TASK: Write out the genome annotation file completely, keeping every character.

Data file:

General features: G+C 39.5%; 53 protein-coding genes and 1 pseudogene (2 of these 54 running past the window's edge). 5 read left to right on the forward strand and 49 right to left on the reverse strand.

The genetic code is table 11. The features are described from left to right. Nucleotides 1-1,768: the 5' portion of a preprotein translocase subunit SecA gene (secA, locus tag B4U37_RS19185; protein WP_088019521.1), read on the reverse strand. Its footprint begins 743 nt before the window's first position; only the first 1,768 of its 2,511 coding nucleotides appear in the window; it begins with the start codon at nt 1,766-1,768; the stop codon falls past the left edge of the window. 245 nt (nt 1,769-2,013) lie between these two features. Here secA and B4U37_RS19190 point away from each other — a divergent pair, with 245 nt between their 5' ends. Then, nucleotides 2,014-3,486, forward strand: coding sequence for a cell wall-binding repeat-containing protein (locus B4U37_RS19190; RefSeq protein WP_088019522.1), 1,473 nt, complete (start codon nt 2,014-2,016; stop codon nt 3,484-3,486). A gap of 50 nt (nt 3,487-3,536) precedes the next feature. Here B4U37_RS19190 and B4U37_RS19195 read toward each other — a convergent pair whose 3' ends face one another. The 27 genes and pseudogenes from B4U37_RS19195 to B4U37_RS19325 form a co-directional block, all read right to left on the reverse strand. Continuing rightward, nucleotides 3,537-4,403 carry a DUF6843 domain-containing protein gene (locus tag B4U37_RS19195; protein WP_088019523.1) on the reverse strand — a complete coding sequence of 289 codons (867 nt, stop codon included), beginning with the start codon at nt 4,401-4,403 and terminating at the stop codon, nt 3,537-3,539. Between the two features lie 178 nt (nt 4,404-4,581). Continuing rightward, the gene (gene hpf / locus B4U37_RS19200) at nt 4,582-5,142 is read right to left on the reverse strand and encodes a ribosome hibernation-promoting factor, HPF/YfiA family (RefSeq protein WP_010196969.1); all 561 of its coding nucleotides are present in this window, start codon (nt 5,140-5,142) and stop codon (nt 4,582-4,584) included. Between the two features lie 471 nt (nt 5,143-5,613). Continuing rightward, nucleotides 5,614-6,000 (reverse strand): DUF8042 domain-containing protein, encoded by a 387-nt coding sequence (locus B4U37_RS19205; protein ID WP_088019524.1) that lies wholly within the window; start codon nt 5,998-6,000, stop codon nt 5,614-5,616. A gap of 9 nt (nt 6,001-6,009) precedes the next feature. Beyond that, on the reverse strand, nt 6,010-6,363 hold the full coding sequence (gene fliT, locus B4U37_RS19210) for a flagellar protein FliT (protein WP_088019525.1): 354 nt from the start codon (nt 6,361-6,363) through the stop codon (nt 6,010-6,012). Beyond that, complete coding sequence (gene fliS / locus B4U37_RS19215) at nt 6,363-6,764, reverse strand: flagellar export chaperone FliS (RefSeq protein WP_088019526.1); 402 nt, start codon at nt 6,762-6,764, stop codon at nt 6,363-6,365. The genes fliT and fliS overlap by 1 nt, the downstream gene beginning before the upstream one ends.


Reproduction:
General features: G+C 39.5%; 53 protein-coding genes and 1 pseudogene (2 of these 54 running past the window's edge). 5 read left to right on the forward strand and 49 right to left on the reverse strand.

The genetic code is table 11. The features are described from left to right. Nucleotides 1-1,768: the 5' portion of a preprotein translocase subunit SecA gene (secA, locus tag B4U37_RS19185; protein WP_088019521.1), read on the reverse strand. Its footprint begins 743 nt before the window's first position; only the first 1,768 of its 2,511 coding nucleotides appear in the window; it begins with the start codon at nt 1,766-1,768; the stop codon falls past the left edge of the window. 245 nt (nt 1,769-2,013) lie between these two features. Here secA and B4U37_RS19190 point away from each other — a divergent pair, with 245 nt between their 5' ends. Then, nucleotides 2,014-3,486, forward strand: coding sequence for a cell wall-binding repeat-containing protein (locus B4U37_RS19190; RefSeq protein WP_088019522.1), 1,473 nt, complete (start codon nt 2,014-2,016; stop codon nt 3,484-3,486). A gap of 50 nt (nt 3,487-3,536) precedes the next feature. Here B4U37_RS19190 and B4U37_RS19195 read toward each other — a convergent pair whose 3' ends face one another. The 27 genes and pseudogenes from B4U37_RS19195 to B4U37_RS19325 form a co-directional block, all read right to left on the reverse strand. Continuing rightward, nucleotides 3,537-4,403 carry a DUF6843 domain-containing protein gene (locus tag B4U37_RS19195; protein WP_088019523.1) on the reverse strand — a complete coding sequence of 289 codons (867 nt, stop codon included), beginning with the start codon at nt 4,401-4,403 and terminating at the stop codon, nt 3,537-3,539. Between the two features lie 178 nt (nt 4,404-4,581). Continuing rightward, the gene (gene hpf / locus B4U37_RS19200) at nt 4,582-5,142 is read right to left on the reverse strand and encodes a ribosome hibernation-promoting factor, HPF/YfiA family (RefSeq protein WP_010196969.1); all 561 of its coding nucleotides are present in this window, start codon (nt 5,140-5,142) and stop codon (nt 4,582-4,584) included. Between the two features lie 471 nt (nt 5,143-5,613). Continuing rightward, nucleotides 5,614-6,000 (reverse strand): DUF8042 domain-containing protein, encoded by a 387-nt coding sequence (locus B4U37_RS19205; protein ID WP_088019524.1) that lies wholly within the window; start codon nt 5,998-6,000, stop codon nt 5,614-5,616. A gap of 9 nt (nt 6,001-6,009) precedes the next feature. Beyond that, on the reverse strand, nt 6,010-6,363 hold the full coding sequence (gene fliT, locus B4U37_RS19210) for a flagellar protein FliT (protein WP_088019525.1): 354 nt from the start codon (nt 6,361-6,363) through the stop codon (nt 6,010-6,012). Beyond that, complete coding sequence (gene fliS / locus B4U37_RS19215) at nt 6,363-6,764, reverse strand: flagellar export chaperone FliS (RefSeq protein WP_088019526.1); 402 nt, start codon at nt 6,762-6,764, stop codon at nt 6,363-6,365. The genes fliT and fliS overlap by 1 nt, the downstream gene beginning before the upstream one ends.